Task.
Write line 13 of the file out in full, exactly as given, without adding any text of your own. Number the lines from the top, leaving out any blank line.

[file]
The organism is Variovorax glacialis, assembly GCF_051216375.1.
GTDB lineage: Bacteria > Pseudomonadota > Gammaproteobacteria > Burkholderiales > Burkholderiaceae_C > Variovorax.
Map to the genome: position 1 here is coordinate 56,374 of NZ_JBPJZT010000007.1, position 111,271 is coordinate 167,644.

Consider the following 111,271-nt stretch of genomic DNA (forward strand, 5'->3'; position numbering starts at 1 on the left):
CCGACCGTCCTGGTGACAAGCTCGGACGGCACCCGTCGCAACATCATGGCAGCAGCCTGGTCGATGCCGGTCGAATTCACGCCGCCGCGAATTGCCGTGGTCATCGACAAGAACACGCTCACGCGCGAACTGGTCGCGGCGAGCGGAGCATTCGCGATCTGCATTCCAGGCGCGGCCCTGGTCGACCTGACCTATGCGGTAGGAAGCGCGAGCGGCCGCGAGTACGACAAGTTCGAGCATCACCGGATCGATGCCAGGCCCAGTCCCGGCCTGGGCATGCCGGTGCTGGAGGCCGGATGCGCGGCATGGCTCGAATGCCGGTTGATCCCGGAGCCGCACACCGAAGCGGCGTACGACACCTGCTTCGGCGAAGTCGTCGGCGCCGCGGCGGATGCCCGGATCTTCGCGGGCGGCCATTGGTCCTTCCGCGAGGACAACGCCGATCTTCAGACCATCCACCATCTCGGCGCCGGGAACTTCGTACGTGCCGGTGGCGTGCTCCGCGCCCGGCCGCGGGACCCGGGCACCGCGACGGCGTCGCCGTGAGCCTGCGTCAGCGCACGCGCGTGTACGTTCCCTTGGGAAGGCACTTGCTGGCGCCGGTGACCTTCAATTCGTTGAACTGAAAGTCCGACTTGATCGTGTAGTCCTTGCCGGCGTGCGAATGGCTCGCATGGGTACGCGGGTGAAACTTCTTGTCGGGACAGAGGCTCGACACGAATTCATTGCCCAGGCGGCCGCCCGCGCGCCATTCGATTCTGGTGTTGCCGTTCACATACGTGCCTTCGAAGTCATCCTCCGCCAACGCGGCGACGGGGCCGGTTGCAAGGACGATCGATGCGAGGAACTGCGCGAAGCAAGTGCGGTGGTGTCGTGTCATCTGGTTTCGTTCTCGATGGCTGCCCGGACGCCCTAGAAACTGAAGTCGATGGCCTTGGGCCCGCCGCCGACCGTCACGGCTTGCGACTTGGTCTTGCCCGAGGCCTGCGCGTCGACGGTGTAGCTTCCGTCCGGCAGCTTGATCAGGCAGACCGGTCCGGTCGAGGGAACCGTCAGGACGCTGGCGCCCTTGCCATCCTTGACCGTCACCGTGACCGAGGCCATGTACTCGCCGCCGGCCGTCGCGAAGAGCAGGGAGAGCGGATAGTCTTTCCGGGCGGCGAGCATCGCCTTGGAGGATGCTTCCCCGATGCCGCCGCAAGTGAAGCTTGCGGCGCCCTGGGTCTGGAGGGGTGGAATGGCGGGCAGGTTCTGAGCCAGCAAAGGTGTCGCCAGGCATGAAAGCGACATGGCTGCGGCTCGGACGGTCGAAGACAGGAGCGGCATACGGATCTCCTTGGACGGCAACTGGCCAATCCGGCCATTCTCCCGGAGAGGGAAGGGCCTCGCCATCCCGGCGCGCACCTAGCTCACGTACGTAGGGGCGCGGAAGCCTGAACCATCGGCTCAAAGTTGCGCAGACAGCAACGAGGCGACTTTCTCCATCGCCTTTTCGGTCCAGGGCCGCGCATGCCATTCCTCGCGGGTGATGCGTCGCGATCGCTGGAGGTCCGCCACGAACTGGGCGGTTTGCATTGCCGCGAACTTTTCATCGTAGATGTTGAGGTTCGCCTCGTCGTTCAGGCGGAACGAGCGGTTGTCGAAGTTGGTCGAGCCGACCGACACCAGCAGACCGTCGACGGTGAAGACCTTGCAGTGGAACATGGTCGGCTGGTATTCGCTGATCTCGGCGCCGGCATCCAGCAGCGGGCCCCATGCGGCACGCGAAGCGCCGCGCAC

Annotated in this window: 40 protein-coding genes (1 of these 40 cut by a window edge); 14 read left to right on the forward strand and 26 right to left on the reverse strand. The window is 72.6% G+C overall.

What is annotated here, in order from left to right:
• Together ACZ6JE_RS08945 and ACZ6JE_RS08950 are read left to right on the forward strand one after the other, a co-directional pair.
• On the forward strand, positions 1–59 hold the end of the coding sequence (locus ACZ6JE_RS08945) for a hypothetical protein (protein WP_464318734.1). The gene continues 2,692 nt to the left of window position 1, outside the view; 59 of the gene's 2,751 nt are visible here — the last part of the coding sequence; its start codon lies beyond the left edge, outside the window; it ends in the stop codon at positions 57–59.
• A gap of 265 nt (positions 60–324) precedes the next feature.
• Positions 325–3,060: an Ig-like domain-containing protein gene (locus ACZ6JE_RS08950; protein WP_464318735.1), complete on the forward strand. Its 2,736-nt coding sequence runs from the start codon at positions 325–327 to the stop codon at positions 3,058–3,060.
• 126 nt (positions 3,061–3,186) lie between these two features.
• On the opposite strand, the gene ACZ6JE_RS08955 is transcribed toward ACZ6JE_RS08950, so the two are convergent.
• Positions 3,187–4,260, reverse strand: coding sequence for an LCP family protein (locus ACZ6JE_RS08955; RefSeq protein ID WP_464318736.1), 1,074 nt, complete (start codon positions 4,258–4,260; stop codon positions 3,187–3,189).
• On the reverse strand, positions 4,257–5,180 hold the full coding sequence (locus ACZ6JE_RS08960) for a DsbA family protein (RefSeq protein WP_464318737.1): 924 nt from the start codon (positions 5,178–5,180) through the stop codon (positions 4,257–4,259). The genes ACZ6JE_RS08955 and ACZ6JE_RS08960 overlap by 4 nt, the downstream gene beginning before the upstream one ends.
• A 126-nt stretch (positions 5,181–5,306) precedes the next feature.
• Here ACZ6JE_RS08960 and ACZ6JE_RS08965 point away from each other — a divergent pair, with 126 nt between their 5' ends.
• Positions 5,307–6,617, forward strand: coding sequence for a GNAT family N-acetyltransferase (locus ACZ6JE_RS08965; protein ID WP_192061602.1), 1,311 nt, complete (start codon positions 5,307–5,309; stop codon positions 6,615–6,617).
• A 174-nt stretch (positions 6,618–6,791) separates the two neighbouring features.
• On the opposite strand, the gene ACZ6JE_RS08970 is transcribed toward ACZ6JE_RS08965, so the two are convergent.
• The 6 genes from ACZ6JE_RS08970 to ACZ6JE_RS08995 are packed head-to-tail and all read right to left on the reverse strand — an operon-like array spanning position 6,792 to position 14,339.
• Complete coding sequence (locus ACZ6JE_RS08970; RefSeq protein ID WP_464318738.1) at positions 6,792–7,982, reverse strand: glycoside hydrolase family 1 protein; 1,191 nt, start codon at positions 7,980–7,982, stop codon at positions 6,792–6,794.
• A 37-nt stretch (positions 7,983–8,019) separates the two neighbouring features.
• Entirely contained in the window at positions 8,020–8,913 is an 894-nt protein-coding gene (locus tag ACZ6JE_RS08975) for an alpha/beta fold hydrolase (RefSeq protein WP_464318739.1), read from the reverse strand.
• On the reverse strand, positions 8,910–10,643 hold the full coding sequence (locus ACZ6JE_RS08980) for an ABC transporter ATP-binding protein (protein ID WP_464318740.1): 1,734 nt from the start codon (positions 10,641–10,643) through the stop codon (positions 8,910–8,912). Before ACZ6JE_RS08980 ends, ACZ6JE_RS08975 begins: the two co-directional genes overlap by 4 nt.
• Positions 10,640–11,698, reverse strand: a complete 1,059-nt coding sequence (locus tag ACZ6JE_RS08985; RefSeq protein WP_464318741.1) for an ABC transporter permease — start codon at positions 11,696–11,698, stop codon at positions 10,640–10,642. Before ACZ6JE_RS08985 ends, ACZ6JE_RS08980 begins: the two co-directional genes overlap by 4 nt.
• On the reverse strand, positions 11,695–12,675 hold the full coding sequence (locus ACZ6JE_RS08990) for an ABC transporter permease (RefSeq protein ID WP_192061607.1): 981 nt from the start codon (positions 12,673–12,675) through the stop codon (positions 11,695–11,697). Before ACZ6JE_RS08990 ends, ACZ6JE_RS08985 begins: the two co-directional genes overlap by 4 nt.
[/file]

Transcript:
• On the opposite strand, the gene ACZ6JE_RS08955 is transcribed toward ACZ6JE_RS08950, so the two are convergent.